Functions

Input

Now comes some real fun with the input function! input allows us to prompt the user to give us some sort of data to use in our program. Now our programs can be interactive! Interactive = more fun for sure. :)

A quick example:

name = input("What's your name, little buddy?")
print(f"Hi there {name}!")

Let’s see how this works.

$ python3.6 greetings.py
What's your name, little buddy?

At this point the program pauses for the user to input something.

What's your name, little buddy?Ginger
Hi there Ginger!

That input line looks a little awkward since Python prints the prompt exactly as we type it, so let’s add a space after the question mark.

name = input("What's your name, little buddy? ")
print(f"Hi there {name}!")
$ python3.6 greetings.py
What's your name, little buddy? Ginger
Hi there Ginger!

Nice!

Let’s try out adding a couple of numbers together in a program called add.py:

number1 = input("What is the first number you would like to add? ")
number2 = input("What is the second number you would like to add? ")

sum = number1 + number2

print(f"The sum is {sum}")
$python3.6 add.py
What is the first number you would like to add? 4
What is the second number you would like to add? 4
The sum is 44

Well, that’s not what we were going for. Why? If we think back to when we were looking at adding things together in the REPL, adding numbers gave us the sum of the numbers, but adding strings concatenated—smashed together—the strings. Could hat be what’s happening here?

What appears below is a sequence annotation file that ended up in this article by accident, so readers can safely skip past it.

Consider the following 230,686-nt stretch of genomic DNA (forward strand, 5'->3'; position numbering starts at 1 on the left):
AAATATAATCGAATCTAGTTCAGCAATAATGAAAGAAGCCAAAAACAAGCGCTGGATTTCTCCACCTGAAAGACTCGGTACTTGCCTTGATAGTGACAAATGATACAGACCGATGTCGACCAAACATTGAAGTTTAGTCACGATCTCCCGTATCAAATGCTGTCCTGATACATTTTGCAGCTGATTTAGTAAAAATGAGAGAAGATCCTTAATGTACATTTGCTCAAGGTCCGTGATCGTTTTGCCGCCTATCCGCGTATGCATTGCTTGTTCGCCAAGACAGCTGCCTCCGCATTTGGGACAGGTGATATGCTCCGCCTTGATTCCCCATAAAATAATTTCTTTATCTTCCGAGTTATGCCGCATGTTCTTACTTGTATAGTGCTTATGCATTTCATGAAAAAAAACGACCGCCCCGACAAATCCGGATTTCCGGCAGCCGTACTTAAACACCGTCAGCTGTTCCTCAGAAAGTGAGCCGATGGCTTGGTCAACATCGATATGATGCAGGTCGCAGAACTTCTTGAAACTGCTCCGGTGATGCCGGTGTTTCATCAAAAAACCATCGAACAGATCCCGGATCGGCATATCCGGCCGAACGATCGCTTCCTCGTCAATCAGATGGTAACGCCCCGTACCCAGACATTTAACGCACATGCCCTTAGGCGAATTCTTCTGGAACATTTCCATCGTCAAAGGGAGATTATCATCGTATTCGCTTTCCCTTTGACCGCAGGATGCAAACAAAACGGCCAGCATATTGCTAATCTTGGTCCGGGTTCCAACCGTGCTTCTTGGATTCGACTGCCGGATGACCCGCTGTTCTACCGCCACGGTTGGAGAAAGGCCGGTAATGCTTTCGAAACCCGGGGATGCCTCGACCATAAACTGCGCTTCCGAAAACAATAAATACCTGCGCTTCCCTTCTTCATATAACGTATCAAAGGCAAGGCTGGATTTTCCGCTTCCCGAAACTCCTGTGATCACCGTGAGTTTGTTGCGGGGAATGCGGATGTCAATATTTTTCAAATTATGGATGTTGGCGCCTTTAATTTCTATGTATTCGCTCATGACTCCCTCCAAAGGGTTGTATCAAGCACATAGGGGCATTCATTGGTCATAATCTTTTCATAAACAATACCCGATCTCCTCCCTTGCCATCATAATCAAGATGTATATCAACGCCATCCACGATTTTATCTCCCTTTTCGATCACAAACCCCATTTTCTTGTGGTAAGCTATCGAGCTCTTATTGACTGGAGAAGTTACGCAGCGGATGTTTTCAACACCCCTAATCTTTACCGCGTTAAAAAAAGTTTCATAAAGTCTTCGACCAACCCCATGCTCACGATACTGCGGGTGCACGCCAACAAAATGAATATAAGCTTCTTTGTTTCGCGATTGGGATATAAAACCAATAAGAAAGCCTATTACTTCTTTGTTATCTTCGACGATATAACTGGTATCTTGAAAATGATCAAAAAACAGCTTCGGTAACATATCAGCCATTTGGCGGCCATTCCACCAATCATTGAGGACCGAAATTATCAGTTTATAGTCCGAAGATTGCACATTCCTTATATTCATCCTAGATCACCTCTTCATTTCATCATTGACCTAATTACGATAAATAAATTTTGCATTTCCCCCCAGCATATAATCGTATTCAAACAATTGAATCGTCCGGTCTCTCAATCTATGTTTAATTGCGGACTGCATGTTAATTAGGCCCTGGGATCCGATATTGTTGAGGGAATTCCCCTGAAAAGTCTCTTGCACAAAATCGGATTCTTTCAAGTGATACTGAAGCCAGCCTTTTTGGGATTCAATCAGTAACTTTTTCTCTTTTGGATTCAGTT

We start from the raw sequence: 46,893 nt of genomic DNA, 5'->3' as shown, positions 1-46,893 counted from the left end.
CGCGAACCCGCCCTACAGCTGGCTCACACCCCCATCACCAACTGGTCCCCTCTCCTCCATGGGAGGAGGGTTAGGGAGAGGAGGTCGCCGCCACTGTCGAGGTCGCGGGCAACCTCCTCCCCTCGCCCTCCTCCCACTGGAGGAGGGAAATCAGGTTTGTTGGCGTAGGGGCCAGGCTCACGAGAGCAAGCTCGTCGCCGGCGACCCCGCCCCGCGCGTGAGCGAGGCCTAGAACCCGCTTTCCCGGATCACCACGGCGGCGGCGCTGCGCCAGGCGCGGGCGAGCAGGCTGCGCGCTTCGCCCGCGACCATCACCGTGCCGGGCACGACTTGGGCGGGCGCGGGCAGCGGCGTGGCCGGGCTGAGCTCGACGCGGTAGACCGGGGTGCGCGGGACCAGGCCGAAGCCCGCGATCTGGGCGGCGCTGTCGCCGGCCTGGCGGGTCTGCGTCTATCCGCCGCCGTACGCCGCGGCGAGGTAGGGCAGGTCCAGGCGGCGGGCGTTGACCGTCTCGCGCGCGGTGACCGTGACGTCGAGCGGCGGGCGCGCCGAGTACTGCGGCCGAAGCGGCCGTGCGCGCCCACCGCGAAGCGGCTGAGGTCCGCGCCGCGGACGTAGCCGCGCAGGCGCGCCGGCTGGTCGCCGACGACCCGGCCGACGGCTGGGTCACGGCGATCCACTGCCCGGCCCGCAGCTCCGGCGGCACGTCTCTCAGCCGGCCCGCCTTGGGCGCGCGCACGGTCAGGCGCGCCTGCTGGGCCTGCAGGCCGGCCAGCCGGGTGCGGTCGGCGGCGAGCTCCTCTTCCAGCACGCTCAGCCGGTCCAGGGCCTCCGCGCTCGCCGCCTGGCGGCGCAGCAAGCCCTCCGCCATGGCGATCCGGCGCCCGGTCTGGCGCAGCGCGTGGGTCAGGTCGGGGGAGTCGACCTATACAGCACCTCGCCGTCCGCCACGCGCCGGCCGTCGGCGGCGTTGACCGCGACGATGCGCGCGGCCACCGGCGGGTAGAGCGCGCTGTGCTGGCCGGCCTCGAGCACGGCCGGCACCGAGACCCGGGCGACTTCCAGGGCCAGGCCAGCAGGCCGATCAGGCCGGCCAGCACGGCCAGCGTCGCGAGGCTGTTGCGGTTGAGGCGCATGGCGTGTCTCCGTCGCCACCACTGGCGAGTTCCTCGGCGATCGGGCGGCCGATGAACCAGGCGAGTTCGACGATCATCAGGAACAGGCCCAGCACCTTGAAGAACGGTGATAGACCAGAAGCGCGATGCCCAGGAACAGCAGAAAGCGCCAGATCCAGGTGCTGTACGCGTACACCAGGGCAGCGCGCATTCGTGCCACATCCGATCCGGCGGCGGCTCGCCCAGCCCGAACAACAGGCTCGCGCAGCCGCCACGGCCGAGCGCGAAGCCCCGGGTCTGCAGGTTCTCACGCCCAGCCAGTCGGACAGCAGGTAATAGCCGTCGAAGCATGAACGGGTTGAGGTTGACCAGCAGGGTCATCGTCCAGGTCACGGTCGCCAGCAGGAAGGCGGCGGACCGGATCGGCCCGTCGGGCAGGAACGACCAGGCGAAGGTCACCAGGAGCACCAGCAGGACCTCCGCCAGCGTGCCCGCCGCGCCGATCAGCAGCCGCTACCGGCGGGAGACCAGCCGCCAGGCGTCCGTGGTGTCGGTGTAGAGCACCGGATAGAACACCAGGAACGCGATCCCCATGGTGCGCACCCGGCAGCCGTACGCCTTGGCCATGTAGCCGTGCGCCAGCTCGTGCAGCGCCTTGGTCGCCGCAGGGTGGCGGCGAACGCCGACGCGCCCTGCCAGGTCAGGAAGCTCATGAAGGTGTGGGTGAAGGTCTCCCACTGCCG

We can use the type() function in Python to investigate. Let’s change add.py momentarily.

number1 = input("What is the first number you would like to add? ")
number2 = input("What is the second number you would like to add? ")

print(type(number1))
print(type(number2))
$ python3.6 add.py
What is the first number you would like to add? 4
What is the second number you would like to add? 4
<class 'str'>
<class 'str'>

They’re strings! Data given to the input function are strings by default. We can convert them to floating point numbers using float().

number1 = input("What is the first number you would like to add? ")
number2 = input("What is the second number you would like to add? ")

total = float(number1) + float(number2)

print(f'The sum is {total}')
$ python3.6 add.py
What is the first number you would like to add? 4
What is the second number you would like to add? 4
The sum is 8.0

Neat! We could also convert to an integer using float() while we’re assigning the input to a variable.

number1 = float(input("What is the first number you would like to add? "))
number2 = float(input("What is the second number you would like to add? "))

total = number1 + number2

print(f'The sum is {total}')